SHAILENDRA KUMAR SINGH C.R.NO. - 07/126 B. TECH. FINAL YEAR, ECE UCE, RTU, KOTA

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CONTENTSS. No 1. 2. 3. 4. 5. 6. 7. 8. 9. 10. 11. 12. 13. Chapters Introduction Basic Principle Gaint Magnetoresistance Construction of GMR Memory Chips GMR Sensors Spin Valve GMR Spintronic Devices MRAM Spin Transistors Spintronic Scanner Conclusion Reference Page No 07 08 10 12 14 15 16 17 18 19 22 26 27

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List of FiguresS No.1. 2.

Figure NameElectron spinning Magnetic Orientation of electrons.

Page No.08 09

3.

A GMR read head

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4.

A GMR Device

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5.

A General Magnetic Field Sensor

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Spintronic Sensor

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Standard Geometry for GMR based Spin Valves

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GMR based Spin Valves for read head In hard drives

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9.

256 K MRAM

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10.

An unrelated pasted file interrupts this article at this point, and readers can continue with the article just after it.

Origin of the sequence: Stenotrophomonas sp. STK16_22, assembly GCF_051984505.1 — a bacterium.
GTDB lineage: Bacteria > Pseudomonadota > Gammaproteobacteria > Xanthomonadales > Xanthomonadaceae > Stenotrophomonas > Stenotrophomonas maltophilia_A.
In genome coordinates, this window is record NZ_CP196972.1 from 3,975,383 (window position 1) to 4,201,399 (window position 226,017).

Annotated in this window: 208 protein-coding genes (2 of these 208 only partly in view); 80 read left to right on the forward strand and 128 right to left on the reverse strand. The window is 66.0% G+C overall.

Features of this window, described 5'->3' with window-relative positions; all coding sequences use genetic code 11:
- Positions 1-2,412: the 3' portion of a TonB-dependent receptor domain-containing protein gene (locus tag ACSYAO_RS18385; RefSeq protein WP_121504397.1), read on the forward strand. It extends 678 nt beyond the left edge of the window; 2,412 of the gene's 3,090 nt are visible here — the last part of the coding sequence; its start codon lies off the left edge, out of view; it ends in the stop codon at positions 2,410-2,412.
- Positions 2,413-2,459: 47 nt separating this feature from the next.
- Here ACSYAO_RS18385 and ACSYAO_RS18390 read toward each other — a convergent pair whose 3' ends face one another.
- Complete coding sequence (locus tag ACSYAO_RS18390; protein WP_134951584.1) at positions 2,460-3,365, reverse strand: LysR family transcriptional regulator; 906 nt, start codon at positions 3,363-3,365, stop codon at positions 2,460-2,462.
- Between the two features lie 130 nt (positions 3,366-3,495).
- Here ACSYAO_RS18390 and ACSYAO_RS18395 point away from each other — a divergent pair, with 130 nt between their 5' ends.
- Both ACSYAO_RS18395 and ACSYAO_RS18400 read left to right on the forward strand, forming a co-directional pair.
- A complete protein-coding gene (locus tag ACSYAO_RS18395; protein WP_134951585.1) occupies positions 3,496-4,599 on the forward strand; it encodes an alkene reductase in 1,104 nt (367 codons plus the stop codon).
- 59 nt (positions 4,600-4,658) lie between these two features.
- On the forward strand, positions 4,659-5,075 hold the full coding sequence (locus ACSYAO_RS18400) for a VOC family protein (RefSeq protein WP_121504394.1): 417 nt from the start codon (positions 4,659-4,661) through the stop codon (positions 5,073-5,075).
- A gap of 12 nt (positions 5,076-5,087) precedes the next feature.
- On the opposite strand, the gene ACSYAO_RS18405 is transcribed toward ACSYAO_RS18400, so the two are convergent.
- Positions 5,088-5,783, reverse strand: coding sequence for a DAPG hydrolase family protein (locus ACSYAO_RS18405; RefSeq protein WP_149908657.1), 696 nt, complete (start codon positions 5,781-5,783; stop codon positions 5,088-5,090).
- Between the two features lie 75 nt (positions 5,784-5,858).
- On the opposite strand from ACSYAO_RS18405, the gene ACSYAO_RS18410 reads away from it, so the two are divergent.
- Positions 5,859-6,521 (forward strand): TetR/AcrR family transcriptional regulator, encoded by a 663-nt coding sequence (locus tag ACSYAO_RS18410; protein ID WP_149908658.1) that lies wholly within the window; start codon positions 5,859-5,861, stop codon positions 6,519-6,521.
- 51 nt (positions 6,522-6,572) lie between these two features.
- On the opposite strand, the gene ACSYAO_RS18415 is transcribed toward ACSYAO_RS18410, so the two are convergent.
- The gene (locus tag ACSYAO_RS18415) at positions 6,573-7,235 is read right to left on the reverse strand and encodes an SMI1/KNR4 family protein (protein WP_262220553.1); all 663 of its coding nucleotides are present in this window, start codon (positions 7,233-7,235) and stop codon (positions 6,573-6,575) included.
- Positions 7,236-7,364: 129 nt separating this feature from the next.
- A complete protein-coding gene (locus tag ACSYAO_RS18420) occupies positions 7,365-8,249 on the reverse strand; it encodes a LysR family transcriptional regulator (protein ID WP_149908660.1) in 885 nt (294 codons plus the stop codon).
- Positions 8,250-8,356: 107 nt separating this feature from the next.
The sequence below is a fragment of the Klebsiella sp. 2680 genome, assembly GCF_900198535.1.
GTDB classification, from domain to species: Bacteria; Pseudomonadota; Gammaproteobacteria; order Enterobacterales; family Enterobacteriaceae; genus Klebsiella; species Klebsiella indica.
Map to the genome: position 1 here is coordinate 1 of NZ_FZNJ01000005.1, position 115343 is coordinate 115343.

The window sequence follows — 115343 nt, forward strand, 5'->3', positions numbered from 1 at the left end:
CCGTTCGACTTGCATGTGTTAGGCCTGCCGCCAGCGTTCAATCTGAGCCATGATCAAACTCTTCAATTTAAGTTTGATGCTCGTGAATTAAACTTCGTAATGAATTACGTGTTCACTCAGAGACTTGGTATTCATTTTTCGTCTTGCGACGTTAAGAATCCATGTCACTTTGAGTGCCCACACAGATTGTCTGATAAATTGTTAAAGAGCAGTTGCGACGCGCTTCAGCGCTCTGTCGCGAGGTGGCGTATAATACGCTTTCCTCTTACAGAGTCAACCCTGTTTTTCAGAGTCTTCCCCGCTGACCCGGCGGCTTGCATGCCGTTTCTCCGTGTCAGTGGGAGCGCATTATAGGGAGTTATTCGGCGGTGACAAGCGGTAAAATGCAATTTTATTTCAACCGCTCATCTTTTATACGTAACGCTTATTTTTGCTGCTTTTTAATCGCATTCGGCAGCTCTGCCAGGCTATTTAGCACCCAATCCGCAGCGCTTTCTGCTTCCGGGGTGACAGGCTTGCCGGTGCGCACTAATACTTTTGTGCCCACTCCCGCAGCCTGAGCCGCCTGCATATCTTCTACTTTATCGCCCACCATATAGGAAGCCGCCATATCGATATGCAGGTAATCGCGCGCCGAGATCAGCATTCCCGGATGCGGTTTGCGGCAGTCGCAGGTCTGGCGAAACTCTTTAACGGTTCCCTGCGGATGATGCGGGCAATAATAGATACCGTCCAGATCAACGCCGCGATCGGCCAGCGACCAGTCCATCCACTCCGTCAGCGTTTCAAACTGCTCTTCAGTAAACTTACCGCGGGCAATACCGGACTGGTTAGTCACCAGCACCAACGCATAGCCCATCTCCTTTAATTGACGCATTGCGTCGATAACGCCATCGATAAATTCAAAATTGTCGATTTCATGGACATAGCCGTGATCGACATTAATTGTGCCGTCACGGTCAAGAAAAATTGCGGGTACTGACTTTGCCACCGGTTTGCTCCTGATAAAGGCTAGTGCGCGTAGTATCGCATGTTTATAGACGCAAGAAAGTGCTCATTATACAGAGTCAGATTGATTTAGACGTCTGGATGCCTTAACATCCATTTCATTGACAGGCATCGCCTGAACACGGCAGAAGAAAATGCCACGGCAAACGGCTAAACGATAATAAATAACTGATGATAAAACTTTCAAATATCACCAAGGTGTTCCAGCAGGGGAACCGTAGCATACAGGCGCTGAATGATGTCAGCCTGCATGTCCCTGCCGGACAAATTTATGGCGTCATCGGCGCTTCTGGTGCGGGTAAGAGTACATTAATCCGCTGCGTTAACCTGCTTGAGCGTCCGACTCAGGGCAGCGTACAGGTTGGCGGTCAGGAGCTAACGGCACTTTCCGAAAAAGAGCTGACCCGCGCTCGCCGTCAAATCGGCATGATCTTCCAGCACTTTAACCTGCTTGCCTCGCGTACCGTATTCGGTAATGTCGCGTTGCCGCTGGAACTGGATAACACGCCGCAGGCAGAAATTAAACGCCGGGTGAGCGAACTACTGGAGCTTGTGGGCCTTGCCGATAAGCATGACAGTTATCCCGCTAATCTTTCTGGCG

Spin Transistor

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11.

Spin Polarised Field Effect Transistor

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ABSTRACTSpintronics is an emergent technology that exploits the quantum propensity of the electrons to spin as well as making use of their charge state. The spin itself is manifested as a detectable weak magnetic energy state characterised as spin up or spin down. Conventional electronic devices rely on the transport of electrical charge carriers electrons in a semiconductor such as silicon. Now, however, device engineers and physicists are inevitably faced the looming presence of quantum mechanics and are trying to exploit the spin of the electron rather than its charge. Devices that rely on the electrons spin to perform their functions form the foundations of spintronics (short for spin-based electronics), also known as magnetoelectronics. Spintronics devices are smaller than 100 nanometre in size, more versatile and more robust than those making up silicon chips and circuit elements. The potential market is worth hundreds of billions of dollar a year. Spintronics burst on the scene in 1988 when French and German physicists discovered a very powerful effect called Giant Magnetoresistance (GMR). It results from subtle electron-spin effects in ultra thin multilayers of magnetic materials, which cause huge changes in their electrical resistance when a magnetic field is applied. This resulted in the first spintronic device in the form of the spin valve. The incorporation of GMR materials into read heads allowed the storage capacity of a hard disk to increase from one to 20 gigabits. In 1997, IBM launched GMR read heads, into a market worth around a billion dollars a year. The field of spintronics is relatively young and it is difficult to predict how it will evolve. New physics is still being discovered and new materials being developed, such as magnetic semiconductors and exotic oxides that manifest an even more extreme effect called Colossal Magnetoresistance.